Social Media and Youth Safety

Submitted by Felicia Browne, Women's Advocate

Submitted by Felicia Browne, Women’s Advocate

Social networking is now a fundamental aspect of human interaction. With the fast transmission of information, social media, and by extension the Internet have revolutionized our societies. Surfing the web and data sharing have also improved the educational and communication[…] Continue reading

Barbados Government Begged Facebook to REVEAL Three Users

Submitted by St.George’s Dragon
Facebook is the largest social network site.

Facebook is the largest social networking site.

According to an article in the Jamaica Observer, the Barbados Government is the only one in the Caribbean to have asked Facebook for information on its Bajan users. Apparently the Government has made three requests for information in the last six months. It’s not a high number of requests but why are we the only ones to be making them?

The original of the article can be found here: http://www.jamaicaobserver.com/latestnews/Barbados-govt-asks-Facebook-for-info-on-users–data and the Facebook report is here https://www.facebook.com/about/government_requests. Interestingly, Facebook denied information in all 3 cases.

Minister Sealy It Is Time To Exploit Social Media

Richard Sealy, Minister of Tourism

The global economy continues to fight its way out of the recession with the United kingdom, one of Barbados’ key source markets being hit hard. Over the years tourists from the United Kingdom have been wooed the most by Barbados because the British are known to be higher level of spenders and   book longer vacations compared to arrivals from other countries. To make it more challenging, the English visitor has had to deal with the implementation of the Air Passenger Duty effective November 1, 2010.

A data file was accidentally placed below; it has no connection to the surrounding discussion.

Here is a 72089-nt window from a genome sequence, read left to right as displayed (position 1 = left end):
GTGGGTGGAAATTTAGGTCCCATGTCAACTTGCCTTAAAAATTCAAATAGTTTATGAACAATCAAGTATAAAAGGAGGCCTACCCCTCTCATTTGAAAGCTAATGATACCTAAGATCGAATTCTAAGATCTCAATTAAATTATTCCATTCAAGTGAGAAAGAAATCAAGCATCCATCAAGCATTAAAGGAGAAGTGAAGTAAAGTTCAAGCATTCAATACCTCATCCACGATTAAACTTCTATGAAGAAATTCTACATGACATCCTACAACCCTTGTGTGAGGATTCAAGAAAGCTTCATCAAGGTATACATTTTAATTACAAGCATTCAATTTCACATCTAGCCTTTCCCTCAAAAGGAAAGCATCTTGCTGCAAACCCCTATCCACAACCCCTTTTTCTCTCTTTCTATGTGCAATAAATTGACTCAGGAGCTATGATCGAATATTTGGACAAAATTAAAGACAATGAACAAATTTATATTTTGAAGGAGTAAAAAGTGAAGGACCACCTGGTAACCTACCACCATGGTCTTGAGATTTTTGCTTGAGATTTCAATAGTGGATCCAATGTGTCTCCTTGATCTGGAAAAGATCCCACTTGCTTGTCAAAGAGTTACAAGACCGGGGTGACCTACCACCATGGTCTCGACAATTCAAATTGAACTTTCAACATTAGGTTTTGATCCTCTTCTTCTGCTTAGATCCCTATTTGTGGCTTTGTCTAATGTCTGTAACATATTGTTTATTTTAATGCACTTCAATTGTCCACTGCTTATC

In the recent budget Barbadians were informed by Minister Richard Sealy that arrivals for the year so far are up 4.1%. Minister Sealy lauded the promotional efforts of those responsible but  “…expressed concern over the continuing decline in the British market, saying he was “terribly troubled”. Barbados’ position contrasts starkly with that of Jamaica. A report today trumpets the success of Jamaica’s to attract UK tourists.

New figures from the Jamaican Tourist Board show the destination experienced its highest August UK visitor numbers since 2006 this year. Arrivals for the month compared to August 2009 jumped by 13%, with 17,085 people heading for the Caribbean island – TravelMole

The obvious question which will be asked coming out of Jamaica’s success will be – what the hell is the Jamaica Tourist Board doing?

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Tourism MATTERS – V

 

Adrian Loveridge - Hotel Owner

As two of the last four Tourism MATTERS columns have been dedicated to the subject, it was refreshing to hear the Minister of Tourism recently state that Barbados would be increasing the use of social media to promote the destination.

This following the earlier appointment of a Director of Social Marketing by the Barbados Tourism Authority’s advertising agency in North America, MMG Worldwide, and their launch of a social media tool called Travel Share.

Not wanting to regurgitate large sections of a MMG media release explaining what the objectives of Travel Share are, it would certainly imply that this agency is at the cutting edge of maximising the benefits from this medium.

It therefore continues to beg the question, why are our tourism policymakers seemingly so slow to fully embrace what is considered by almost every competing territory, an absolute integral part of marketing?

An example is Facebook.

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